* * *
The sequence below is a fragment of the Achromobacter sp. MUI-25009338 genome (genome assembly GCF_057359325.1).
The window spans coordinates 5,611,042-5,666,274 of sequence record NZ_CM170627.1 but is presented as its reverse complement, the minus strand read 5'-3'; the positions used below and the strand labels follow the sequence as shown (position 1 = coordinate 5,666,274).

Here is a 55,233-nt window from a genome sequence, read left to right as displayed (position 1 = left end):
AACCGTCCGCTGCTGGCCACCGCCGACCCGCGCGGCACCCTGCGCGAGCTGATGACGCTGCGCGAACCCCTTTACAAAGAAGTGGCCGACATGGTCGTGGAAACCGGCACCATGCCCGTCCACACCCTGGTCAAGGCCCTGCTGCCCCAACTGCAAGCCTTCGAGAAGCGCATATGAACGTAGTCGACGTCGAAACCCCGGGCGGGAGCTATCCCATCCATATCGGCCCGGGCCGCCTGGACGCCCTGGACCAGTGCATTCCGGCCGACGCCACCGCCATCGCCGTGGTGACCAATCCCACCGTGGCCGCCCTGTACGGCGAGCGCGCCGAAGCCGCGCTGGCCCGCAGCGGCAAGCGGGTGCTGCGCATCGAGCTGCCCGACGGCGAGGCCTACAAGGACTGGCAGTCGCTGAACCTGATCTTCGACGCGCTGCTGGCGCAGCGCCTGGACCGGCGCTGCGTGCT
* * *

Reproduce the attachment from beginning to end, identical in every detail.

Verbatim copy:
The sequence below is a fragment of the Achromobacter sp. MUI-25009338 genome (genome assembly GCF_057359325.1).
The window spans coordinates 5,611,042-5,666,274 of sequence record NZ_CM170627.1 but is presented as its reverse complement, the minus strand read 5'-3'; the positions used below and the strand labels follow the sequence as shown (position 1 = coordinate 5,666,274).

Here is a 55,233-nt window from a genome sequence, read left to right as displayed (position 1 = left end):
AACCGTCCGCTGCTGGCCACCGCCGACCCGCGCGGCACCCTGCGCGAGCTGATGACGCTGCGCGAACCCCTTTACAAAGAAGTGGCCGACATGGTCGTGGAAACCGGCACCATGCCCGTCCACACCCTGGTCAAGGCCCTGCTGCCCCAACTGCAAGCCTTCGAGAAGCGCATATGAACGTAGTCGACGTCGAAACCCCGGGCGGGAGCTATCCCATCCATATCGGCCCGGGCCGCCTGGACGCCCTGGACCAGTGCATTCCGGCCGACGCCACCGCCATCGCCGTGGTGACCAATCCCACCGTGGCCGCCCTGTACGGCGAGCGCGCCGAAGCCGCGCTGGCCCGCAGCGGCAAGCGGGTGCTGCGCATCGAGCTGCCCGACGGCGAGGCCTACAAGGACTGGCAGTCGCTGAACCTGATCTTCGACGCGCTGCTGGCGCAGCGCCTGGACCGGCGCTGCGTGCT